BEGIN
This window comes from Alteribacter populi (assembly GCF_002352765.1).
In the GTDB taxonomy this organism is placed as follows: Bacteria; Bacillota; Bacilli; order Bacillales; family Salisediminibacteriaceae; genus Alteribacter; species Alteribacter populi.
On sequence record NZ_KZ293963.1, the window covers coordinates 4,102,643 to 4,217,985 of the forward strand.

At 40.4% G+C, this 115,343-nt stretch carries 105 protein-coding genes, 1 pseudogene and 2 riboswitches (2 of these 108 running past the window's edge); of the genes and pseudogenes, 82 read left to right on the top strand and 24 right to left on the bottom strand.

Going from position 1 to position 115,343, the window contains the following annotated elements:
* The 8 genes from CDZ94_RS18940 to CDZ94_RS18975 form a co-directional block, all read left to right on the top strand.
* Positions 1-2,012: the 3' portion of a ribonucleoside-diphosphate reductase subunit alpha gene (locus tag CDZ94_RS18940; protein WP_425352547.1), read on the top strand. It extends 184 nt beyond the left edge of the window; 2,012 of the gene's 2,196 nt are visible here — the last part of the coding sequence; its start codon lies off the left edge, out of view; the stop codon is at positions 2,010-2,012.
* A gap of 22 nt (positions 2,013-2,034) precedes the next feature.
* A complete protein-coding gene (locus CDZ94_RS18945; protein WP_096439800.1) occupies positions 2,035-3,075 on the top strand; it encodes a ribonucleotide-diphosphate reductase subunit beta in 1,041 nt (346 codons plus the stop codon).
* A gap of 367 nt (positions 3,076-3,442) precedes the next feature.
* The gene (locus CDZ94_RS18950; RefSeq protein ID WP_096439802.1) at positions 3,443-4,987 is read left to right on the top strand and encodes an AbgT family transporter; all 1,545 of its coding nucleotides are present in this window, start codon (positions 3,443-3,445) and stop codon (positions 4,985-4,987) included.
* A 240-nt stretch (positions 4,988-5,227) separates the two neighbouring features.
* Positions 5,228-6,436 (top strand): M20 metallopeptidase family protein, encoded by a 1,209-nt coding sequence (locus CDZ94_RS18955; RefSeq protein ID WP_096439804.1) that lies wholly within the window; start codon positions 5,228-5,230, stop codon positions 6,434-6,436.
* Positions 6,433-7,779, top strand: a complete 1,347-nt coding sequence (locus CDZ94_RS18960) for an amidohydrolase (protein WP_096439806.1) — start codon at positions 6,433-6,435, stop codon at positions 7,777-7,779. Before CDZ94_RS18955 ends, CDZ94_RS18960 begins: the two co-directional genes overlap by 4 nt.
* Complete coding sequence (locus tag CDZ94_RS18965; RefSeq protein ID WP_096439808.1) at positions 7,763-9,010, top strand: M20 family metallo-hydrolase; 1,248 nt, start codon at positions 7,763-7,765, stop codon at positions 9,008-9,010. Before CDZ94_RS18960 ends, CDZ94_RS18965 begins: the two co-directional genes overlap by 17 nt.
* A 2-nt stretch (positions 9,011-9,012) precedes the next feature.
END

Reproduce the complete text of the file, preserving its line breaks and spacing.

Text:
This window comes from Alteribacter populi (assembly GCF_002352765.1).
In the GTDB taxonomy this organism is placed as follows: Bacteria; Bacillota; Bacilli; order Bacillales; family Salisediminibacteriaceae; genus Alteribacter; species Alteribacter populi.
On sequence record NZ_KZ293963.1, the window covers coordinates 4,102,643 to 4,217,985 of the forward strand.

At 40.4% G+C, this 115,343-nt stretch carries 105 protein-coding genes, 1 pseudogene and 2 riboswitches (2 of these 108 running past the window's edge); of the genes and pseudogenes, 82 read left to right on the top strand and 24 right to left on the bottom strand.

Going from position 1 to position 115,343, the window contains the following annotated elements:
* The 8 genes from CDZ94_RS18940 to CDZ94_RS18975 form a co-directional block, all read left to right on the top strand.
* Positions 1-2,012: the 3' portion of a ribonucleoside-diphosphate reductase subunit alpha gene (locus tag CDZ94_RS18940; protein WP_425352547.1), read on the top strand. It extends 184 nt beyond the left edge of the window; 2,012 of the gene's 2,196 nt are visible here — the last part of the coding sequence; its start codon lies off the left edge, out of view; the stop codon is at positions 2,010-2,012.
* A gap of 22 nt (positions 2,013-2,034) precedes the next feature.
* A complete protein-coding gene (locus CDZ94_RS18945; protein WP_096439800.1) occupies positions 2,035-3,075 on the top strand; it encodes a ribonucleotide-diphosphate reductase subunit beta in 1,041 nt (346 codons plus the stop codon).
* A gap of 367 nt (positions 3,076-3,442) precedes the next feature.
* The gene (locus CDZ94_RS18950; RefSeq protein ID WP_096439802.1) at positions 3,443-4,987 is read left to right on the top strand and encodes an AbgT family transporter; all 1,545 of its coding nucleotides are present in this window, start codon (positions 3,443-3,445) and stop codon (positions 4,985-4,987) included.
* A 240-nt stretch (positions 4,988-5,227) separates the two neighbouring features.
* Positions 5,228-6,436 (top strand): M20 metallopeptidase family protein, encoded by a 1,209-nt coding sequence (locus CDZ94_RS18955; RefSeq protein ID WP_096439804.1) that lies wholly within the window; start codon positions 5,228-5,230, stop codon positions 6,434-6,436.
* Positions 6,433-7,779, top strand: a complete 1,347-nt coding sequence (locus CDZ94_RS18960) for an amidohydrolase (protein WP_096439806.1) — start codon at positions 6,433-6,435, stop codon at positions 7,777-7,779. Before CDZ94_RS18955 ends, CDZ94_RS18960 begins: the two co-directional genes overlap by 4 nt.
* Complete coding sequence (locus tag CDZ94_RS18965; RefSeq protein ID WP_096439808.1) at positions 7,763-9,010, top strand: M20 family metallo-hydrolase; 1,248 nt, start codon at positions 7,763-7,765, stop codon at positions 9,008-9,010. Before CDZ94_RS18960 ends, CDZ94_RS18965 begins: the two co-directional genes overlap by 17 nt.
* A 2-nt stretch (positions 9,011-9,012) precedes the next feature.